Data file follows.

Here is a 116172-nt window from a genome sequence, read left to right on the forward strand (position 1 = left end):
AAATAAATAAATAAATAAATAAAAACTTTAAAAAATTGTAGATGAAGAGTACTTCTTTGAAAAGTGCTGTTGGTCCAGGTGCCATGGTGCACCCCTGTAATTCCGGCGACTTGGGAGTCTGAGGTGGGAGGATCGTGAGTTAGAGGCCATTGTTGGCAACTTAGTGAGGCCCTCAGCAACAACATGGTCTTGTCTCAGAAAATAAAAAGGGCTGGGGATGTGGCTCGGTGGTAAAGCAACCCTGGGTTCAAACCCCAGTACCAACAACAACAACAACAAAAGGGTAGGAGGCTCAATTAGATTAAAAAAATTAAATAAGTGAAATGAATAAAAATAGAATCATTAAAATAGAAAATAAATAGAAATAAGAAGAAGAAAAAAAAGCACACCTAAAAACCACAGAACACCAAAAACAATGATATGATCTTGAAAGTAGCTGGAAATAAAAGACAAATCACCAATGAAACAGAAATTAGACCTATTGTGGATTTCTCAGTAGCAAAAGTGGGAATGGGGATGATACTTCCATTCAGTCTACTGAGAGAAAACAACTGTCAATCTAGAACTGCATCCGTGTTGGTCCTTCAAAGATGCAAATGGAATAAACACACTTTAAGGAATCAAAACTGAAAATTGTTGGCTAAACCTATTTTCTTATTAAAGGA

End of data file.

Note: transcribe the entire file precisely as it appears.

Here is a 116172-nt window from a genome sequence, read left to right on the forward strand (position 1 = left end):
AAATAAATAAATAAATAAATAAAAACTTTAAAAAATTGTAGATGAAGAGTACTTCTTTGAAAAGTGCTGTTGGTCCAGGTGCCATGGTGCACCCCTGTAATTCCGGCGACTTGGGAGTCTGAGGTGGGAGGATCGTGAGTTAGAGGCCATTGTTGGCAACTTAGTGAGGCCCTCAGCAACAACATGGTCTTGTCTCAGAAAATAAAAAGGGCTGGGGATGTGGCTCGGTGGTAAAGCAACCCTGGGTTCAAACCCCAGTACCAACAACAACAACAACAAAAGGGTAGGAGGCTCAATTAGATTAAAAAAATTAAATAAGTGAAATGAATAAAAATAGAATCATTAAAATAGAAAATAAATAGAAATAAGAAGAAGAAAAAAAAGCACACCTAAAAACCACAGAACACCAAAAACAATGATATGATCTTGAAAGTAGCTGGAAATAAAAGACAAATCACCAATGAAACAGAAATTAGACCTATTGTGGATTTCTCAGTAGCAAAAGTGGGAATGGGGATGATACTTCCATTCAGTCTACTGAGAGAAAACAACTGTCAATCTAGAACTGCATCCGTGTTGGTCCTTCAAAGATGCAAATGGAATAAACACACTTTAAGGAATCAAAACTGAAAATTGTTGGCTAAACCTATTTTCTTATTAAAGGA